As one of the most popular styles of bicycle for leisure and commuter cyclists, the hybrid bike has been a staple of cycling for many years. The reason for this popularity is due to the fact that hybrid bikes offer versatility and simplicity at an affordable price. But what exactly is a hybrid bicycle and what can you expect from them? We will discuss this and, also, some of the common questions such as how hybrid bikes compare to road bikes, mountain bikes and gravel bikes and also, if there are male and female options.
Quickly jump to
- Hybrid bike features
- Are there different hybrids for men and women?
- Specialized Sizing
- Liv SIzing
- Giant SIzing
- Whyte Sizing
- Merida Sizing
- The difference between a road bike and a Hybrid bike
- The difference between mountain bikes and hybrid bikes
- The difference between gravel bikes and hybrid bikes
- Electric Hybrid Bikes
Hybrid Bike features
Most hybrid bikes are flat handlebar bikes that can handle a mixture of on-road and light off-road cycling such as gravel paths, off road paths, cycle paths and forest tracks. Hybrid bikes can come in various different shapes and specifications as, for example, some hybrid bikes come with a more upright riding position for leisure riding around cities and tracks. Some come with a front suspension fork for those who are mostly on rougher tracks (or for a smooth ride on UK roads) and the ones with a rigid fork are designed to be lightweight and efficient but you will feel more of the road or surface you are riding on. The hybrid bike can also be called a commuter bike as they are perfect for getting you to and from work. Which you choose would depend on the type of riding you are planning to do. Hybrid bikes will come with mounts and clearance for rear and sometimes front pannier racks and mudguards for your commute or to make your bike into more of a touring bike.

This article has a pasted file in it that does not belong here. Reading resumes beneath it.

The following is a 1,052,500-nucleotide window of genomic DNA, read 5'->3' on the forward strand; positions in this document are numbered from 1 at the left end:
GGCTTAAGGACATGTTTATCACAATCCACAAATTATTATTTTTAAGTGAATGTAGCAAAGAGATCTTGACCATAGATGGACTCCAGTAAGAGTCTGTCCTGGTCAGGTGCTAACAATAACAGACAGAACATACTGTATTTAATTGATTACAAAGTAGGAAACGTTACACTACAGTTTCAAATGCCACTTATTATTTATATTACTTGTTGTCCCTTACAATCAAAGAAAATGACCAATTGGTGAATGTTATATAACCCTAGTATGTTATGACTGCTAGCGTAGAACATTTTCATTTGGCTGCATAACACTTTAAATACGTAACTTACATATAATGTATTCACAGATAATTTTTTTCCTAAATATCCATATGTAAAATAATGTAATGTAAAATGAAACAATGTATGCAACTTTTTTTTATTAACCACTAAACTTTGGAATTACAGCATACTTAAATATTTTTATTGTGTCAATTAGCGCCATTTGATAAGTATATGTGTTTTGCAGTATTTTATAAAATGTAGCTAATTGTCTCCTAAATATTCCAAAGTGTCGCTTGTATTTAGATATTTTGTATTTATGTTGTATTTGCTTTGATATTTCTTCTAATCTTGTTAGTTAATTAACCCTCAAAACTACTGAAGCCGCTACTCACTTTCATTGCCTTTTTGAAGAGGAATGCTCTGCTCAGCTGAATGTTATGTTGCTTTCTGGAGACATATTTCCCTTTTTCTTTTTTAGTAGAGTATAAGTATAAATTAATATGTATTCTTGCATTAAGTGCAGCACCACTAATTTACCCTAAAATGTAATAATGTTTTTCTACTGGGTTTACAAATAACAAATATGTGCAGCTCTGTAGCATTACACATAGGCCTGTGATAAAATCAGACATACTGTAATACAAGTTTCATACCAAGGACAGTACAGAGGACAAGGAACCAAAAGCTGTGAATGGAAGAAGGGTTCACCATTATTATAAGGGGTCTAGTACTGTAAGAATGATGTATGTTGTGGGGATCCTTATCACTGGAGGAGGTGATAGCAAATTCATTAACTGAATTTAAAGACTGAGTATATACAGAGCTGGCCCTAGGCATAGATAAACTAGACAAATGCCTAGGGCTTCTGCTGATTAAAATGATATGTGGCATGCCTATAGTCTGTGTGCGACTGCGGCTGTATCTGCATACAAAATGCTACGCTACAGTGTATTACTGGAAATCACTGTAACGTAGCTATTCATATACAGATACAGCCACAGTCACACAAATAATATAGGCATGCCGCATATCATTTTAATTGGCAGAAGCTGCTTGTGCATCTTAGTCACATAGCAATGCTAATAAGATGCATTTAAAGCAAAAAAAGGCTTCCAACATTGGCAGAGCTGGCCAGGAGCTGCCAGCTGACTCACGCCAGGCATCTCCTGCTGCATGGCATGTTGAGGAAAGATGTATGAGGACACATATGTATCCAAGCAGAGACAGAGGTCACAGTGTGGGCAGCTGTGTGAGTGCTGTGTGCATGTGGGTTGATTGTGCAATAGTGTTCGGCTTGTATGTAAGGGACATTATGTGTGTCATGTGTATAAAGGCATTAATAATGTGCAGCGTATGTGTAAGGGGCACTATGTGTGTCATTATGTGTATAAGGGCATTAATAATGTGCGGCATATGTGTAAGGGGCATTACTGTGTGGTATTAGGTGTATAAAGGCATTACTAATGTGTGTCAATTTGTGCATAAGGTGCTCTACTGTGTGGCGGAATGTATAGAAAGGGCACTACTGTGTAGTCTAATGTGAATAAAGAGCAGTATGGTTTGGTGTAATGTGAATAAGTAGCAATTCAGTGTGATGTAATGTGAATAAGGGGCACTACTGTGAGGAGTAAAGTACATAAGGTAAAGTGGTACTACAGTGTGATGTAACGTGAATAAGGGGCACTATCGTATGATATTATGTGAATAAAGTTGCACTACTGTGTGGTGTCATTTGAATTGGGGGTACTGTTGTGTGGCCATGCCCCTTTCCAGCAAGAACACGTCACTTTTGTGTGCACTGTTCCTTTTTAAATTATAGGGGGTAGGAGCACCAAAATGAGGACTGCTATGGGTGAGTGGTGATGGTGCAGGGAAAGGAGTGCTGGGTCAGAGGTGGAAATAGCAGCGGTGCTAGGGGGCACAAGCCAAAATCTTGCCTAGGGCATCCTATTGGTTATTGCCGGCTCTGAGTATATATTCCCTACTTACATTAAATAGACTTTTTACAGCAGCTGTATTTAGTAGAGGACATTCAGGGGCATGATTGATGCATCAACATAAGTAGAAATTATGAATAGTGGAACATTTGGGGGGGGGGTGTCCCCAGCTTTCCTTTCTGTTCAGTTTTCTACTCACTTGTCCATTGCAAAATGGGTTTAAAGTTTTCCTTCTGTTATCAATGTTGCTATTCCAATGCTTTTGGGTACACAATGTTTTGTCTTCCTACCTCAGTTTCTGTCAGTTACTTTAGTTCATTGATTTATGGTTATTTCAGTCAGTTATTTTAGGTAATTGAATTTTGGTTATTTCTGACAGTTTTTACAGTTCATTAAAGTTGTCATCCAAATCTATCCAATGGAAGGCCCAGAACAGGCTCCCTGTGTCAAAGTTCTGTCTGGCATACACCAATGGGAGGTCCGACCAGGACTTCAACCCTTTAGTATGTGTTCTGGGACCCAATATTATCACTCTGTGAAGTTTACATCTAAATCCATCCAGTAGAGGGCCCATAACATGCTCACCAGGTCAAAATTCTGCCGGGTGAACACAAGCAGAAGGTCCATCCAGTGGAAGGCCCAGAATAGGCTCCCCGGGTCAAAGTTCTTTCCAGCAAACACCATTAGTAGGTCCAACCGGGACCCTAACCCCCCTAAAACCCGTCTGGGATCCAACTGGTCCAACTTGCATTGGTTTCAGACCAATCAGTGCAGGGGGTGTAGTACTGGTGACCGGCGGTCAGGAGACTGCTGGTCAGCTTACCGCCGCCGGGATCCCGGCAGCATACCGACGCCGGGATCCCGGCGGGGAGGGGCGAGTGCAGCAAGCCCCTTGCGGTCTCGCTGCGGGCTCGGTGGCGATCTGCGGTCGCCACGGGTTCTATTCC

Are there different hybrids for men and women?
Well, yes and no - and we know that is a frustrating answer but let us explain… and for this, it is worth diving into a few of the brands who manufacture the best hybrid bikes to describe their particular take on the sizing question.
A number of years ago, Specialized opted for a unisex sizing system with their smaller sizes coming with a wider saddle and narrower bars as these are assumed to be for women. If you get taller women or shorter men, you can easily change the saddle or bars to accommodate. We would recommend a test ride to see that they feel right and we can offer advice on how to change the position if required.
Liv are the sister company of Giant and produce women’s bikes which tend to have a higher front end and are not as long in reach as the men’s equivalent. This is due to the differences between male and female body proportions, i.e men mostly have longer torsos for their height and women have longer legs. It should always be said though, that not everyone is the same and now you get a lot of men who want a higher front end and less reach and equally, you find a lot of women who want lower and longer bikes. The attitude is - if it feels right to you, it is right.